iBasso have elected to stay with a proprietary OS system rather than adopt a vanilla Android like FiiO have done with the X7. This stays in line with the previous DX50 and DX80 in terms of self-developed OS systems and places it on par with Hidizs, Lotoo, Cayin and FiiO’s X3/X5 DAP’s in terms of wholly owned and developed OS’s purely for audio playback. Unlike the X7, Ibasso have elected to stay away from apps, online connectivity and focus instead on pure audio.
There are of course pros and cons to this setup and most owners of the previous DX units know all too well what that can mean. On the downside, the DX80, much like the DX50 and DX80, came out with an initial firmware that could be at best described as half baked. In short it had plenty of bugs such as; slot 2 of the microSD slot not working properly in media reading, a line out bug, album art rendering bugs to name but a few. It was not perfect and to be honest, regardless of the visual UI improvements over the DX90 I felt we were right back where we started in terms of launching a DAP that is simply not ready for mass consumer usage.
However, the plus side of proprietary OS, is the ability to address those concerns and iBasso have been listening and fixing like crazy in the last few months. The fact that this review is based on a firmware labelled as v1.3.3 will tell you that iBasso have not been sleeping on the job. This is their 6th firmware release since the end of November and I am pretty sure not the last one.
Depending on how you look at things you can either argue that multiple updates is proof positive that the DX80 will get better and better, or you can declare it should not have come out with all of those bugs in the first place. Either way it is March 2016 and a lot of this is now moot. Firmware v1.3.3 is where we are right now and I can assure the DX80 is a lot cleaner and more stable than the DX50 or DX90 when they first came out.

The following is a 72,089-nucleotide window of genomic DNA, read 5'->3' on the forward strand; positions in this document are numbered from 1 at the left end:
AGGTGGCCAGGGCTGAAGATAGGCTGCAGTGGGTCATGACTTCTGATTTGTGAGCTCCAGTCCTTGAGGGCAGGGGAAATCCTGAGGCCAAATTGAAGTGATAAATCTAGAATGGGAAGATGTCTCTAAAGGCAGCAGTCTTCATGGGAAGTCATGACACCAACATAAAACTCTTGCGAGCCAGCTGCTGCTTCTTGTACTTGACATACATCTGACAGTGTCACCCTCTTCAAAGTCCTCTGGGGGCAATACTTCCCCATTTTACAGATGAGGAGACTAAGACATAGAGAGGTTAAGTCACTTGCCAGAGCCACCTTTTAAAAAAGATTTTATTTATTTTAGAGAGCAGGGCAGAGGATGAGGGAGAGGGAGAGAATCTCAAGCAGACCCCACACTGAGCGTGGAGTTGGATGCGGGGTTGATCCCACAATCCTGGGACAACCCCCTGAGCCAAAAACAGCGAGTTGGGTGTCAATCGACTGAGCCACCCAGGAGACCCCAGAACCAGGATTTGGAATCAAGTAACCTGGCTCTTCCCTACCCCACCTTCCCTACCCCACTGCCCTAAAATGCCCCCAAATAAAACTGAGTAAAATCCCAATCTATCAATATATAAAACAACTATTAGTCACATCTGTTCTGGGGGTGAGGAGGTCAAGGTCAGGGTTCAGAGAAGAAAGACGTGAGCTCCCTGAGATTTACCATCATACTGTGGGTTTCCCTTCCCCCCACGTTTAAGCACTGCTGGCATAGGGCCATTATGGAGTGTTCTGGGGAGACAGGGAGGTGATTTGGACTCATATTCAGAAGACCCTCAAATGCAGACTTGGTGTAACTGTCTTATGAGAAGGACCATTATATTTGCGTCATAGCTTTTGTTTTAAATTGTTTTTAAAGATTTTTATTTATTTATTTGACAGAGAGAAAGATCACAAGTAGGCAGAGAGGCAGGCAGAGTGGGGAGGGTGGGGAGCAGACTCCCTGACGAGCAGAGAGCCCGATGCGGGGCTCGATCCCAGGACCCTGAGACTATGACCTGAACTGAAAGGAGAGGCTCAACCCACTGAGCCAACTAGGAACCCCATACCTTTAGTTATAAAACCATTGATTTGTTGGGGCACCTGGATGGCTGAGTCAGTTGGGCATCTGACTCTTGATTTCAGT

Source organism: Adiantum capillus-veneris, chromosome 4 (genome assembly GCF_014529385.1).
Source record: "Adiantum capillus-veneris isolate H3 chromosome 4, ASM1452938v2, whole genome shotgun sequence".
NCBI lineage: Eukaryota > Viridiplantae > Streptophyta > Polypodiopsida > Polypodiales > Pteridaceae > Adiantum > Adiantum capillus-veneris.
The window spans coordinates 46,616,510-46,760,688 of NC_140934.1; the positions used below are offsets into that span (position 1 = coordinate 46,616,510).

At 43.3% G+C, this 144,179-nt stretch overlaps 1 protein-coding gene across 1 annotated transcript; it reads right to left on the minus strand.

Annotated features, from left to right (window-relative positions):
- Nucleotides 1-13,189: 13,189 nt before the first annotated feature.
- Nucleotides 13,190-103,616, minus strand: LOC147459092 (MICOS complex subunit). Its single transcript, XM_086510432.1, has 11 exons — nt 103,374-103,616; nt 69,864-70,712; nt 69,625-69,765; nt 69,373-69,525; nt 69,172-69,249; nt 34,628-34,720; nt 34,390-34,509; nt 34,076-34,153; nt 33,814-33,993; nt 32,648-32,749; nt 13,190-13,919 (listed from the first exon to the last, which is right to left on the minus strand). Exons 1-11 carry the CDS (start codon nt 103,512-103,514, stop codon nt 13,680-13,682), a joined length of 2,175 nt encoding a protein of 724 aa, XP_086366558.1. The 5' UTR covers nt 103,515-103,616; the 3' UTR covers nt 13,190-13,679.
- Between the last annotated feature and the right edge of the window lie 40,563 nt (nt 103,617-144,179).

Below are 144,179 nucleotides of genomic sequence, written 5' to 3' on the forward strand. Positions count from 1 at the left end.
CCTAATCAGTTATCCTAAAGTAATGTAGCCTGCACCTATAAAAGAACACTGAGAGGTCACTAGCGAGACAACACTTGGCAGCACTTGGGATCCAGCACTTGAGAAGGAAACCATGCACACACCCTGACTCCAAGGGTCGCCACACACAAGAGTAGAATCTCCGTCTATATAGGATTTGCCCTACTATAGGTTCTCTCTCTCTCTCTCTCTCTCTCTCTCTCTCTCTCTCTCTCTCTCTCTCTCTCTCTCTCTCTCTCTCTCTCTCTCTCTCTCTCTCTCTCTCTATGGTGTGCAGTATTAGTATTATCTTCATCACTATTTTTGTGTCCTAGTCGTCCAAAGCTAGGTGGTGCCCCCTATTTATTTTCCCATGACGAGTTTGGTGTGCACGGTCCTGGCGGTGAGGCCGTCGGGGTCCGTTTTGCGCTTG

Updating the DX80 itself is pretty much the same process as any firmware upgradeable DAP these days and in line with previous DX DAP upgrades. Downloading the firmware directly from iBasso’s site is pretty easy and their excellent download page is a synch to follow. Now the major deviation you do have with the firmware upgrade of the DX80 is due to the dual slots and iBasso are pretty specific that it has to be slot 2 and in FAT32 format, (next firmware, v1.1.4 will allow exFAT). You will know if you have the right slot when check in advanced settings if the system update option is available or not.
For those having a hard time pushing in their cards note the card slots are on either side of the pcb and as such one goes printed side down and slot 1 goes printed side up. It is a bit fiddly as the rubber flap is quite thick but otherwise once in the upgrade process is relatively quick. Now I do recommend you factory reset once upgraded as per iBasso’s advice.
The odd time the LCD touch capability has been desensitized and it did require a fairly deliberate swipe motion to get the UI to move left or right. A few times I did reboot but it soon settled down and worked as per expectation. Firmware V1.3.3 was a breeze, the previous firmware before 1.3.3 did require a manual upgrade from the recovery program using the select SD card option. You can check if you have successfully upgraded by accessing the system info section under advanced settings to see the firmware currently in use.
Boot & Home
Boot time from power on is on average 7 seconds and you boot right into the playback screen and not a main menu screen. I have seen this a lot in DAP companies. This is not a reflection on iBasso per se and perhaps I am old school but I really would much rather boot into a main menu and go from there and not what I played last or the playback screen. Nine times out of ten I am going straight into the media library or system settings before I start a new session. Is this just me?
The playback screen is the first screen you see when you boot up and without a media library scan there is not much there other than battery indicator, volume, album art, current playback mode and the software playback controls. It is perhaps not the most intuitive starting page for the next move which is to swipe right or swipe left. Once you do swipe left or right the UI on the DX80 starts to seem really simple and uncomplicated to use compared to some of the horror stories I have seen before. It is much easier to navigate than the DX90 or DX50 UI even though in large parts it is an evolution of the same OS as those two DAP’s used.